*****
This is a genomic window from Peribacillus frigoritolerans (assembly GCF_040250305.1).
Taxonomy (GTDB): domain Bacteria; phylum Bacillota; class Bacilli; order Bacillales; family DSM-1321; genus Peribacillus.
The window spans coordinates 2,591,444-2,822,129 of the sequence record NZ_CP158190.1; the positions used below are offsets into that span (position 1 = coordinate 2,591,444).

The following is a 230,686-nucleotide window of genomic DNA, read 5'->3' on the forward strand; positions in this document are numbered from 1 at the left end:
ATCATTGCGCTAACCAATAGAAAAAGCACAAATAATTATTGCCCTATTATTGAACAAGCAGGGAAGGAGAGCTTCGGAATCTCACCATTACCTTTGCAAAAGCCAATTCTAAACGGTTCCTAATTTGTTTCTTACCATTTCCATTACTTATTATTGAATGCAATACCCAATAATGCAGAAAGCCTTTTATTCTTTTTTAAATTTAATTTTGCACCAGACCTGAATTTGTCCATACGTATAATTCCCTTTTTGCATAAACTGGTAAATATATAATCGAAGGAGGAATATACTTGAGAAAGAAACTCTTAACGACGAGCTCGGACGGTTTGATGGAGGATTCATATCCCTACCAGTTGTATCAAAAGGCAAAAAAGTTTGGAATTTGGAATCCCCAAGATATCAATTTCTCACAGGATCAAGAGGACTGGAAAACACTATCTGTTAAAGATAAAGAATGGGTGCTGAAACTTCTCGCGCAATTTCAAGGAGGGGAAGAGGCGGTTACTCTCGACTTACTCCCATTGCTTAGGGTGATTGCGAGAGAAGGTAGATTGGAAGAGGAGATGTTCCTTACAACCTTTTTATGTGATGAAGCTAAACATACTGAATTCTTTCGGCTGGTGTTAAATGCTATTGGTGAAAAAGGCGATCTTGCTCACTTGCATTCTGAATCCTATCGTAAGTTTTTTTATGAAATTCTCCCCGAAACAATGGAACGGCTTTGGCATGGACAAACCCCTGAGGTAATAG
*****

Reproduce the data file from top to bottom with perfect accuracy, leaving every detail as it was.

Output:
This is a genomic window from Peribacillus frigoritolerans (assembly GCF_040250305.1).
Taxonomy (GTDB): domain Bacteria; phylum Bacillota; class Bacilli; order Bacillales; family DSM-1321; genus Peribacillus.
The window spans coordinates 2,591,444-2,822,129 of the sequence record NZ_CP158190.1; the positions used below are offsets into that span (position 1 = coordinate 2,591,444).

The following is a 230,686-nucleotide window of genomic DNA, read 5'->3' on the forward strand; positions in this document are numbered from 1 at the left end:
ATCATTGCGCTAACCAATAGAAAAAGCACAAATAATTATTGCCCTATTATTGAACAAGCAGGGAAGGAGAGCTTCGGAATCTCACCATTACCTTTGCAAAAGCCAATTCTAAACGGTTCCTAATTTGTTTCTTACCATTTCCATTACTTATTATTGAATGCAATACCCAATAATGCAGAAAGCCTTTTATTCTTTTTTAAATTTAATTTTGCACCAGACCTGAATTTGTCCATACGTATAATTCCCTTTTTGCATAAACTGGTAAATATATAATCGAAGGAGGAATATACTTGAGAAAGAAACTCTTAACGACGAGCTCGGACGGTTTGATGGAGGATTCATATCCCTACCAGTTGTATCAAAAGGCAAAAAAGTTTGGAATTTGGAATCCCCAAGATATCAATTTCTCACAGGATCAAGAGGACTGGAAAACACTATCTGTTAAAGATAAAGAATGGGTGCTGAAACTTCTCGCGCAATTTCAAGGAGGGGAAGAGGCGGTTACTCTCGACTTACTCCCATTGCTTAGGGTGATTGCGAGAGAAGGTAGATTGGAAGAGGAGATGTTCCTTACAACCTTTTTATGTGATGAAGCTAAACATACTGAATTCTTTCGGCTGGTGTTAAATGCTATTGGTGAAAAAGGCGATCTTGCTCACTTGCATTCTGAATCCTATCGTAAGTTTTTTTATGAAATTCTCCCCGAAACAATGGAACGGCTTTGGCATGGACAAACCCCTGAGGTAATAG